hip hop 1209499 1920 copyHow customers feel about a brand is more important than ever. In today’s business climate, younger Gen X, Millennials, and Gen Z consumers comprise the bulk of buyer demographics. Feelings perhaps weren’t as big of an issue for Boomers and older Gen X consumers. You went to the store and bought what you needed. But today’s consumers see the brands they select as part of their identity. Their choices are ethical and emotional, not only functional.

Today, marketing messages focus on positive human aspects, such as joy, patriotism, bravery, and beauty. The same is true with loyalty programs. Each purchase or action invokes a positive emotion. One study showed that 70% of emotionally loyal and engaged customers spend twice as much on brands they are loyal to. Simply put, an effective customer loyalty program makes its customers feel emotionally comfortable as well as materially rewarded, which results in higher profits for the brand.

4. Does the brand share the same values as me?

Again, for the emerging demographic of buyers, values matter in a way that they didn’t use to. According to a recent report on consumer culture, 83% of Millennials say it’s important to buy from brands that share similar beliefs and values.

Consumers are increasingly avoiding brands that they feel do not share the same values as them. If they view brands as socially irresponsible, or think that they aren’t showing concern for society as a whole, they will react very badly. For some consumers, values become the overwhelming criteria for brand choice. For others, values become a reinforcing criteria. Either way, the values matter.

If companies fail to connect with their consumers on a value level, brands can hurt themselves by being perceived in a way that alienates them from their target buyer. They could make the best product in the world, but if the consumer thinks that they are misaligned with their values, they may take their spending power elsewhere.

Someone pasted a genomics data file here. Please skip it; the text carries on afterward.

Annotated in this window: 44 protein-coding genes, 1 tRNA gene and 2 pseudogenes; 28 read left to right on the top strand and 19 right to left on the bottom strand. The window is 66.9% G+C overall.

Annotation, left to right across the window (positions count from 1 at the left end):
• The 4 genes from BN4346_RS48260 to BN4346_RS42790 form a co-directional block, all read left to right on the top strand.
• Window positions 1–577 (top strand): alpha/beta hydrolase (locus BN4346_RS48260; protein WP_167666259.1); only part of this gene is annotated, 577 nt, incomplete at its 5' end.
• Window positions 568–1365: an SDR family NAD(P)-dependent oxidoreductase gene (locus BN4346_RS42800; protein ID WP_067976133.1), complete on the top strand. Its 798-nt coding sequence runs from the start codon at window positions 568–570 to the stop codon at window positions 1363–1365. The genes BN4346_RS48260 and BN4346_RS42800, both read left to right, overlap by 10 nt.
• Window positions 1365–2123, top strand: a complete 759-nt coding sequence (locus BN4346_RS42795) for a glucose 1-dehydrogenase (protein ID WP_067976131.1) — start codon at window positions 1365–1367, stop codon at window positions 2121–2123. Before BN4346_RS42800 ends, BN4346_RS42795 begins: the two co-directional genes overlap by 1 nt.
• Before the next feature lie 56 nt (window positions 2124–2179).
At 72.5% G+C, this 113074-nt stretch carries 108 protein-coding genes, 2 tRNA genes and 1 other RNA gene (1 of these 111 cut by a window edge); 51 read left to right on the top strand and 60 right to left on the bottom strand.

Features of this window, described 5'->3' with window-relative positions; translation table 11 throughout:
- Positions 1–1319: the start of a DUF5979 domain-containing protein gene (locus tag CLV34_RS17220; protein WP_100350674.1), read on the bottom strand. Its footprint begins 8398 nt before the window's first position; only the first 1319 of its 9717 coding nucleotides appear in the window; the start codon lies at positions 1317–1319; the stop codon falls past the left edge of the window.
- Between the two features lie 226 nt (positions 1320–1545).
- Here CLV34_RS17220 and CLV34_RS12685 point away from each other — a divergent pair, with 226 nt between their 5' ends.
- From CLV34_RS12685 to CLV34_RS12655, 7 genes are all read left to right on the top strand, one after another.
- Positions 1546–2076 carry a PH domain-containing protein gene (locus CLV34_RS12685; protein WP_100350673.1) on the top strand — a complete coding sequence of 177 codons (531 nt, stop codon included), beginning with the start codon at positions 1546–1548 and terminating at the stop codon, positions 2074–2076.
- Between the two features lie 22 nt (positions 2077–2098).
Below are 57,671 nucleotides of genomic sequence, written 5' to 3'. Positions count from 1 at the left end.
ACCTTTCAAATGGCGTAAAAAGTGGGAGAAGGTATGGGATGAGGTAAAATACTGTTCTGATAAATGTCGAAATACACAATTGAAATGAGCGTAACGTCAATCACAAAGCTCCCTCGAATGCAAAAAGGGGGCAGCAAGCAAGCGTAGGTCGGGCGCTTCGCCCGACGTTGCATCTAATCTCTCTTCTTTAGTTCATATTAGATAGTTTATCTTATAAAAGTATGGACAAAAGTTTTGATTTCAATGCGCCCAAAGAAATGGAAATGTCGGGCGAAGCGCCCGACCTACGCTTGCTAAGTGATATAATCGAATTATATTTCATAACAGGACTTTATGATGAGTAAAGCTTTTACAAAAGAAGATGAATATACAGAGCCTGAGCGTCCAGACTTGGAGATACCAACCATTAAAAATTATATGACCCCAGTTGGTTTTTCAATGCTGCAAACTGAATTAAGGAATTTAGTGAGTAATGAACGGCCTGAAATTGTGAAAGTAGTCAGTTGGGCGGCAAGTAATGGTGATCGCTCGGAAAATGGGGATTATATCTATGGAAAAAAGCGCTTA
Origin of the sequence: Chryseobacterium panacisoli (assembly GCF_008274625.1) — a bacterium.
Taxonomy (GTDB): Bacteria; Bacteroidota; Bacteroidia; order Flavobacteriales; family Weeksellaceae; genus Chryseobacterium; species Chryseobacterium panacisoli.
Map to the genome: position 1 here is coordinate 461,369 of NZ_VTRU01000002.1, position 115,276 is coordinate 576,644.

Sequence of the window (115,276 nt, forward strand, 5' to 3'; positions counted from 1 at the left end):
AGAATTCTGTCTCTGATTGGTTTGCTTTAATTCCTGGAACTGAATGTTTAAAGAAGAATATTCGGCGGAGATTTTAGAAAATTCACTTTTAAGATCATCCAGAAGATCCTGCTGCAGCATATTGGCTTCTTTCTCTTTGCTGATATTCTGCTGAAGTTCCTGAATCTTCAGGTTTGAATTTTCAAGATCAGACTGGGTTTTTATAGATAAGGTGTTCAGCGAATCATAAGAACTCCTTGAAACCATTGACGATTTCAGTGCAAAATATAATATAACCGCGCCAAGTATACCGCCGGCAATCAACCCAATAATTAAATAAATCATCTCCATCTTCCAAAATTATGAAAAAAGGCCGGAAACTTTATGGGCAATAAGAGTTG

For example, when Adidas launched its new line of footwear made of recycled trash from the ocean back in 2015, almost everyone in the industry was skeptical. Five years and 11 million pairs later, Adidas continues to produce sneakers from marine plastic and debris. The sports company attributed this success to consumers who share their belief in the preservation of oceans through recycling.

5. Do I belong – or can I see myself belonging – within the brand’s community of other buyers that use the brand?

People who shop at Lululemon know that their fellow shoppers probably also value fitness and wellness. People who shop at Patagonia know that their fellow shoppers probably also like outdoor activities, and share their environmental values.

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Humans have an innate need to be with others who share certain similarities and affinities. This extends to consumers. There are subcultures, cultures, interests, and affinities stored within those massive databases and membership ranks that lend themselves to communization – where you can build communities within your buyer base.

In Maslow’s Hierarchy of Needs, once we have satisfied basic physiological and social needs and sense of social belonging, we then need to move toward craving self-esteem and self-actualization. Loyalty programs have always played a strong role in driving these top two rungs. Loyalty programs have the power to help people develop identities that bolster their sense of self.

Community membership presents a throng of benefits customers want to capitalize on. Members of NikePlus, Nike’s elite customer loyalty club, enjoy exclusivity, access to special products, omnichannel experience on various platforms, and dibs on unreleased merchandise among other shopping perks.

If your loyalty program can offer a community where members feel appreciated and like they are part of a community, customers want to be a part of that community. It helps them distinguish themselves as individuals with unique and carefully developed personal characteristics.

Go Forth and Build Loyalty

When building a customer loyalty program, if you take time to consider these five questions, you will put yourself in a powerful starting spot. To create a loyalty program from the ground up, business goals aren’t enough. The program has to be built with your customers’ perspective, mindset, and consciousness at the forefront of your thinking. This is the key to rethinking loyalty in our modern age.